Tag Archives | Create Your Own Reality
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A newly published paper from Rhode Island Hospital reports on the impact to patients if five personality disorders are removed from the upcoming revision to the Diagnostic and Statistical Manual, 5th edition (DSM-5).
Based on their study, the researchers believe these changes could result in false-negative diagnoses for patients. The paper is published in the Journal of Clinical Psychiatry and is now available online in advance of print.
The DSM-5 Personality and Personality Disorders work group made several recommendations to change the approach toward diagnosing personality disorders. One of those recommendations is to delete five personality disorders as a way to reduce the level of comorbidity among the disorders. The ones originally slated to be removed include paranoid, schizoid, histrionic, narcissistic and dependent personality disorders.
More recently, the Work Group recommended that narcissistic be retained. Lead author Mark Zimmerman, M.D., director of outpatient psychiatry at Rhode Island Hospital, points out, however, that no data were cited describing the impact this deletion had, or might have, on the overall prevalence of personality disorders.
The “Contraband” actor, who was actually scheduled to be on one of the planes that crashed, said: If I was on that plane with my kids, it wouldn’t have went down like it did. There would have been a lot of blood in that first-class cabin and then me saying, ‘OK, we’re going to land somewhere safely, don’t worry.’ Now you may be thinking, as I did, “This quote must have been taken out of context!” Nope, not really.
Bullpen Bulletin! A “real world” conflict based on the bottom line has infringed on the civil liberties of our uncanny “fictional” heroes, who have lately made a ton of dough for their corporate creator. Grant Morrison has tread this ground in Animal Man to explore the dynamic between the creator and the creation, but sans the grand mega-corporate, economic drama. (Probably need to see Seaguy for that: I wonder if Mickey Eye is behind the actions of Marvel’s Law Defense Team!)
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Mark this up as one more blow to human-mutant equality. Marvel lawyers are putting up a fight to prove the mutants aren’t the same as humans after all. Unleash the Sentinels!
This strange piece of news comes via the Radiolab Podcast, which uncovered a weird saga of legal wrangling and tariff shenanigans.
[Site editor's note: The following is an excerpt from the new Disinformation title 50 Things You're Not Supposed To Know: Religion, authored by Daniele Bolelli.]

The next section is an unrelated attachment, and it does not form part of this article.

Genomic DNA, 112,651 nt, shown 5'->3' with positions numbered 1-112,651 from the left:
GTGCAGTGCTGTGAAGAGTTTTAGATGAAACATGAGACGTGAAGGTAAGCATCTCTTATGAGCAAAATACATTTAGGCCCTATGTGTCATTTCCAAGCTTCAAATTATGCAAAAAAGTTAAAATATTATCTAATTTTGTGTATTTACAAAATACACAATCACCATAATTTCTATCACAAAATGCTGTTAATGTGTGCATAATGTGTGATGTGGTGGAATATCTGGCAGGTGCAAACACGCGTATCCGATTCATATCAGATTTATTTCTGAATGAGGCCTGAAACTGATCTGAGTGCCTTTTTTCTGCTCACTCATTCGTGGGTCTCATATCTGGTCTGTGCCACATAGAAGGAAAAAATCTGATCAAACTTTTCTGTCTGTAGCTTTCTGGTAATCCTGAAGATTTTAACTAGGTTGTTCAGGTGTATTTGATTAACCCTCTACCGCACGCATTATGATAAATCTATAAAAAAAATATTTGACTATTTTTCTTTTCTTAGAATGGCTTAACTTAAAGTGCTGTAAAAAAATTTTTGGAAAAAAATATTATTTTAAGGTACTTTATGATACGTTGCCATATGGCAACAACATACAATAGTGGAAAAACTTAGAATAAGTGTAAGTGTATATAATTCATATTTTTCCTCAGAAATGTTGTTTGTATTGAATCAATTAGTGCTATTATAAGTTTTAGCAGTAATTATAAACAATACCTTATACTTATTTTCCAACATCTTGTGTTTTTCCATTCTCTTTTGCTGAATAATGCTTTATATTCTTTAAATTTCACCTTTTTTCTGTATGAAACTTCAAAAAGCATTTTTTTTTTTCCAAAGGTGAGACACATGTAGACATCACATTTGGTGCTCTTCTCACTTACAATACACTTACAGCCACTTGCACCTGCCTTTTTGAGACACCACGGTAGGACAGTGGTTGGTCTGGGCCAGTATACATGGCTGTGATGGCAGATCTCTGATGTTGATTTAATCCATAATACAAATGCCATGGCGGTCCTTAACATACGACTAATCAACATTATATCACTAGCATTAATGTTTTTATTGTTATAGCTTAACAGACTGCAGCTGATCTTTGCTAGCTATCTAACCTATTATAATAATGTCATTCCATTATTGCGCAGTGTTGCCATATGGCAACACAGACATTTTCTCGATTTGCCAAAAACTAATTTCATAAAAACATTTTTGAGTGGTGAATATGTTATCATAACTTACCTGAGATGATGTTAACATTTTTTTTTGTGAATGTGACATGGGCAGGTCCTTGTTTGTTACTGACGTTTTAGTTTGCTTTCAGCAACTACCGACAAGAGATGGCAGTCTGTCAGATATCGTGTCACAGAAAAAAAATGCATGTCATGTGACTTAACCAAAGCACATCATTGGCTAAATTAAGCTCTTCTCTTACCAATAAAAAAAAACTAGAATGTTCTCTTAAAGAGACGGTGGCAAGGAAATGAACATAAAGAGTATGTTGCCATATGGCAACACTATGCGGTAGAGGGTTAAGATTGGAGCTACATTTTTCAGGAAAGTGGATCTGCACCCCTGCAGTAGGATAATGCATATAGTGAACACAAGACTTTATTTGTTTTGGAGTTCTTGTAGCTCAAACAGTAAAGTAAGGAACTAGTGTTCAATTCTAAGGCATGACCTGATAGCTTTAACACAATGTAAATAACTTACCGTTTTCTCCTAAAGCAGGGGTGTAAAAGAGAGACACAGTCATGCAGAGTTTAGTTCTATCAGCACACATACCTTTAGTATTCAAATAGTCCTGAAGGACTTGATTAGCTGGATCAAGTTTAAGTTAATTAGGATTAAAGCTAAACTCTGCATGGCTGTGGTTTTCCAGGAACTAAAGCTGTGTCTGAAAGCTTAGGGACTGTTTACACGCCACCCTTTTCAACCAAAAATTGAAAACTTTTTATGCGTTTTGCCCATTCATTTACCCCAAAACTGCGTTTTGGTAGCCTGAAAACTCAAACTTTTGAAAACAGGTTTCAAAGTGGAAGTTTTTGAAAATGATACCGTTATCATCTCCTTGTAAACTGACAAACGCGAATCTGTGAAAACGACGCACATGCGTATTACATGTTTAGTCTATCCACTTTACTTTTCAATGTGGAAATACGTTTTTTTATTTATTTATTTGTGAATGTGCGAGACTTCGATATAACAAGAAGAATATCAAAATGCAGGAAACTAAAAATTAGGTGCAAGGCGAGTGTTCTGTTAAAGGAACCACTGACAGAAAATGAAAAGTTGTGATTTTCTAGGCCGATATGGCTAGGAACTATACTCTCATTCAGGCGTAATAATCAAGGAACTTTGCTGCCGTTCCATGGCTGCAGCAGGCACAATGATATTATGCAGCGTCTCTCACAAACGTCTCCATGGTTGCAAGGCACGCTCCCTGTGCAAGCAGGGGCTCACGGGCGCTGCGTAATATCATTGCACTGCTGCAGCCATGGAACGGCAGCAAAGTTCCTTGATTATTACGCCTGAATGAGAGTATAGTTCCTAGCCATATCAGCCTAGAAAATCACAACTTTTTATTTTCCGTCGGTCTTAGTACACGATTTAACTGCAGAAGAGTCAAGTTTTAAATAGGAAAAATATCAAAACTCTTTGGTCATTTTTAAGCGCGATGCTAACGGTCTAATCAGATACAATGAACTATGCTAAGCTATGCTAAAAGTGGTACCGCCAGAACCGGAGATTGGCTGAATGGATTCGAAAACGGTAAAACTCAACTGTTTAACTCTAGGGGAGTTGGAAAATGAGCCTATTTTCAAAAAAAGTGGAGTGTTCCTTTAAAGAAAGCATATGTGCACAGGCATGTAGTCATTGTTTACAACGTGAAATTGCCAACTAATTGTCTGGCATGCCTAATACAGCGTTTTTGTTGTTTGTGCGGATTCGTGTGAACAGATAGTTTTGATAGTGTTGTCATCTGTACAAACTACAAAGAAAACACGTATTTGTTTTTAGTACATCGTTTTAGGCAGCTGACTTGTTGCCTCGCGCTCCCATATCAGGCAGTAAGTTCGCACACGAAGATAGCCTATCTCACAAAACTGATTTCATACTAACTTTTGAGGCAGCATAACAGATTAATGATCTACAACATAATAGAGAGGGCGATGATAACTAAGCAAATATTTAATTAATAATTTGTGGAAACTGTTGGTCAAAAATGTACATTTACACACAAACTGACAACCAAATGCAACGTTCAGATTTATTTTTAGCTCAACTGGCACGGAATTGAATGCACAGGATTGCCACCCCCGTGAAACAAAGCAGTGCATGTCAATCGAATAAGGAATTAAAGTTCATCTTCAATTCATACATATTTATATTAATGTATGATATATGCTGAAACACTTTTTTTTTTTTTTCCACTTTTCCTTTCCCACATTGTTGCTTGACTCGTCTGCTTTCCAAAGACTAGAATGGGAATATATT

Most Westerners who become fascinated with Zen Buddhism are intrigued with its reputation as an anti-authoritarian, freedom-loving, individualistic tradition. Books by excellent writers like Alan Watts popularized an image of Zen as a very relaxed, go-with-the-flow type of religion. But even a brief visit to a typical Zen temple is enough to make us painfully aware of the difference between hype and reality. Life in real Zen temples, in fact, is often so structured, regimented and heavily regulated as to quickly dispel the romanticism created by much of the literature about it. Far from being a hippie rendition of Buddhism, Zen discipleship can be demanding and severe.
But sometimes even misguided stereotypes are born from seeds of truth. Enter 15th century Japanese monk Ikkyu Sojun, who was truly as free, wild and allergic to authorities as advertised.… Read the rest
Most people view creativity as an asset — until they come across a creative idea. That’s because creativity not only reveals new perspectives; it promotes a sense of uncertainty.
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The next time your great idea at work elicits silence or eye rolls, you might just pity those co-workers. Fresh research indicates they don’t even know what a creative idea looks like and that creativity, hailed as a positive change agent, actually makes people squirm.
“How is it that people say they want creativity but in reality often reject it?” said Jack Goncalo, ILR School assistant professor of organizational behavior and co-author of research to be published in an upcoming issue of the journal Psychological Science. The paper reports on two 2010 experiments at the University of Pennsylvania involving more than 200 people.
The studies’ findings include:
- Creative ideas are by definition novel, and novelty can trigger feelings of uncertainty that make most people uncomfortable.